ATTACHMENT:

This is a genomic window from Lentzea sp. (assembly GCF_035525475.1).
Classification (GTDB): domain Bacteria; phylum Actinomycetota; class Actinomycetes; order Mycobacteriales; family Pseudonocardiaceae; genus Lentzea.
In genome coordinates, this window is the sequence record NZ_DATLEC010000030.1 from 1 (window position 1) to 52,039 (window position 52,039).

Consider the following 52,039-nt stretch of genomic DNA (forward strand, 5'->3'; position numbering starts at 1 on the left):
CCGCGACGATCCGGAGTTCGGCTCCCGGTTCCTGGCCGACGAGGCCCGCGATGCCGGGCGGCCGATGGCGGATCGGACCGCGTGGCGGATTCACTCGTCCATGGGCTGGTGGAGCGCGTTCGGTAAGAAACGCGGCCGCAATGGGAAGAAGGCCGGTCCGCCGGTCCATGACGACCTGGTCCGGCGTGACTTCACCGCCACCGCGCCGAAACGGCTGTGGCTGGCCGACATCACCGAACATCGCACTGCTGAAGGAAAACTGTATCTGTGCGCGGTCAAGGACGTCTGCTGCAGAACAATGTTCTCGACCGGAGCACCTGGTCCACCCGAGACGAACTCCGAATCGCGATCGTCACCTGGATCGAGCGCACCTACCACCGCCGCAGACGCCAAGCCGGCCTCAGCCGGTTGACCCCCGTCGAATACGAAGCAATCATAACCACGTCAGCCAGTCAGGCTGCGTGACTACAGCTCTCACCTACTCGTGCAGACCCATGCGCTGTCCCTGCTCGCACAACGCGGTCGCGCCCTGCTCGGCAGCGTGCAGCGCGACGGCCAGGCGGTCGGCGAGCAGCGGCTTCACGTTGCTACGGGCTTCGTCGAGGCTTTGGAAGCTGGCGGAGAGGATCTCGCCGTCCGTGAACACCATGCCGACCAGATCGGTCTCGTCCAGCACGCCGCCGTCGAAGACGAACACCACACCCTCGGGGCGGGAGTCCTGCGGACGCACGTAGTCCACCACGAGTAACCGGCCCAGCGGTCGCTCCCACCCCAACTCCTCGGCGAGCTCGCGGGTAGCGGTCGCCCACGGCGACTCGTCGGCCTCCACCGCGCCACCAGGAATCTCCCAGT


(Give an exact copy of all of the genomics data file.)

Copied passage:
This is a genomic window from Lentzea sp. (assembly GCF_035525475.1).
Classification (GTDB): domain Bacteria; phylum Actinomycetota; class Actinomycetes; order Mycobacteriales; family Pseudonocardiaceae; genus Lentzea.
In genome coordinates, this window is the sequence record NZ_DATLEC010000030.1 from 1 (window position 1) to 52,039 (window position 52,039).

Consider the following 52,039-nt stretch of genomic DNA (forward strand, 5'->3'; position numbering starts at 1 on the left):
CCGCGACGATCCGGAGTTCGGCTCCCGGTTCCTGGCCGACGAGGCCCGCGATGCCGGGCGGCCGATGGCGGATCGGACCGCGTGGCGGATTCACTCGTCCATGGGCTGGTGGAGCGCGTTCGGTAAGAAACGCGGCCGCAATGGGAAGAAGGCCGGTCCGCCGGTCCATGACGACCTGGTCCGGCGTGACTTCACCGCCACCGCGCCGAAACGGCTGTGGCTGGCCGACATCACCGAACATCGCACTGCTGAAGGAAAACTGTATCTGTGCGCGGTCAAGGACGTCTGCTGCAGAACAATGTTCTCGACCGGAGCACCTGGTCCACCCGAGACGAACTCCGAATCGCGATCGTCACCTGGATCGAGCGCACCTACCACCGCCGCAGACGCCAAGCCGGCCTCAGCCGGTTGACCCCCGTCGAATACGAAGCAATCATAACCACGTCAGCCAGTCAGGCTGCGTGACTACAGCTCTCACCTACTCGTGCAGACCCATGCGCTGTCCCTGCTCGCACAACGCGGTCGCGCCCTGCTCGGCAGCGTGCAGCGCGACGGCCAGGCGGTCGGCGAGCAGCGGCTTCACGTTGCTACGGGCTTCGTCGAGGCTTTGGAAGCTGGCGGAGAGGATCTCGCCGTCCGTGAACACCATGCCGACCAGATCGGTCTCGTCCAGCACGCCGCCGTCGAAGACGAACACCACACCCTCGGGGCGGGAGTCCTGCGGACGCACGTAGTCCACCACGAGTAACCGGCCCAGCGGTCGCTCCCACCCCAACTCCTCGGCGAGCTCGCGGGTAGCGGTCGCCCACGGCGACTCGTCGGCCTCCACCGCGCCACCAGGAATCTCCCAGT